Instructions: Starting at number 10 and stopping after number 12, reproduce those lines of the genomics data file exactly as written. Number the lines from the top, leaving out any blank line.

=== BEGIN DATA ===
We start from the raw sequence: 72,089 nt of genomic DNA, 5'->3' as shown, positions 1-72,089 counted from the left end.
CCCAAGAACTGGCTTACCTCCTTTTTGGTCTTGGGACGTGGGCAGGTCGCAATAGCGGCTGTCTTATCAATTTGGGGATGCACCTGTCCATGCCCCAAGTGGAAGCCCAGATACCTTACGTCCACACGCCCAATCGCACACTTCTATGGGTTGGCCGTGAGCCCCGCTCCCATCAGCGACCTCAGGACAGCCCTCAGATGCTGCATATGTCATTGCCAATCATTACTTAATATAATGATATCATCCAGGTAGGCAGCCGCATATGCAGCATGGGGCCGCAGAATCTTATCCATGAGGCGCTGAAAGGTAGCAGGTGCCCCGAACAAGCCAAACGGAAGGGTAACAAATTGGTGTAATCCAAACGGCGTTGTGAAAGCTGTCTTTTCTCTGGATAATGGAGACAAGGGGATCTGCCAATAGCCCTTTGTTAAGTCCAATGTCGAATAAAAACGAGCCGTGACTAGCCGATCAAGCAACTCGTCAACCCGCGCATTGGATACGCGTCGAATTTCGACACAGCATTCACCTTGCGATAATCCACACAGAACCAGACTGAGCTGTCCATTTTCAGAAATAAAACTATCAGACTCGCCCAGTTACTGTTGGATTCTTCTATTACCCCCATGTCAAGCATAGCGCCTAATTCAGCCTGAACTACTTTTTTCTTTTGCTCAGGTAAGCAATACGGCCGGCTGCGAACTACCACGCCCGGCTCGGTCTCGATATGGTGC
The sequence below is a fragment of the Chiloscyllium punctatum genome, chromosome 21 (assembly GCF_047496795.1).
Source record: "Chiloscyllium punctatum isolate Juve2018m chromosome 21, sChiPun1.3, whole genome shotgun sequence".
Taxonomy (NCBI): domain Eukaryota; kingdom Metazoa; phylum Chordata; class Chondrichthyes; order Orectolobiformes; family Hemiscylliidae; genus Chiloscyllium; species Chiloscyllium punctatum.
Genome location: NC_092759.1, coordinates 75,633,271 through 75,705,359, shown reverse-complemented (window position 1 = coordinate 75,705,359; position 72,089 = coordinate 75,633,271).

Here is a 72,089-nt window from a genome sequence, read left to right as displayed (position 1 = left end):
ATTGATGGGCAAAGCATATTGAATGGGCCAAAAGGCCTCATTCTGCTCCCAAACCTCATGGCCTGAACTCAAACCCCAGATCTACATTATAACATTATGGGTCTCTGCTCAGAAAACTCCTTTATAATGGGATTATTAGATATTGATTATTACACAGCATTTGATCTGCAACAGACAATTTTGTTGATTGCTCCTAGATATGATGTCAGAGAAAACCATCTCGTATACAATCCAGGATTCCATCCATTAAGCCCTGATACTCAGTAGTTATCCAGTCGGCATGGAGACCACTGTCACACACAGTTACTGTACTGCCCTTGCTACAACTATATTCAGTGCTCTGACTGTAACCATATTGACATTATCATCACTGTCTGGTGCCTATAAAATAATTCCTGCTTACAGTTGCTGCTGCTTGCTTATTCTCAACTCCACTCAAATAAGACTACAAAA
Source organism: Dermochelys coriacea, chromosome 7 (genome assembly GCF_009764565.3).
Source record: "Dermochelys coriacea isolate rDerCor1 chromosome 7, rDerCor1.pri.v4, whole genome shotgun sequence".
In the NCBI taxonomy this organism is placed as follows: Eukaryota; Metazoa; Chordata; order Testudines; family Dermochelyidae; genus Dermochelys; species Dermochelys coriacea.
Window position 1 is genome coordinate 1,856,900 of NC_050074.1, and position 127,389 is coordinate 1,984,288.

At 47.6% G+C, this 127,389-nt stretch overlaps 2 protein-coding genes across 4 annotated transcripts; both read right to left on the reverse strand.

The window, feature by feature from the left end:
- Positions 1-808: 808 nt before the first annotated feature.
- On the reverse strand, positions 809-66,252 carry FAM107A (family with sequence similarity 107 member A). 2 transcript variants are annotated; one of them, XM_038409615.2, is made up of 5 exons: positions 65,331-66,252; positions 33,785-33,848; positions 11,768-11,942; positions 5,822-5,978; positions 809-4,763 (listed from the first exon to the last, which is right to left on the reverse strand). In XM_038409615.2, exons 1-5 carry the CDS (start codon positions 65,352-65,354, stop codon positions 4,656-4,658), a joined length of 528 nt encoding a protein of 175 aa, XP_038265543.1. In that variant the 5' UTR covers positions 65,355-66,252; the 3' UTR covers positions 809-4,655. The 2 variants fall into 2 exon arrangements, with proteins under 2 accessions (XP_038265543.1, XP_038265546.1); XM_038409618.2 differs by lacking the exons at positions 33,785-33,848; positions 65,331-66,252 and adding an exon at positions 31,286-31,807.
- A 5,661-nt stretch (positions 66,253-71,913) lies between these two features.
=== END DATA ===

Source record: "Dermochelys coriacea isolate rDerCor1 chromosome 7, rDerCor1.pri.v4, whole genome shotgun sequence".
In the NCBI taxonomy this organism is placed as follows: Eukaryota; Metazoa; Chordata; order Testudines; family Dermochelyidae; genus Dermochelys; species Dermochelys coriacea.
Window position 1 is genome coordinate 1,856,900 of NC_050074.1, and position 127,389 is coordinate 1,984,288.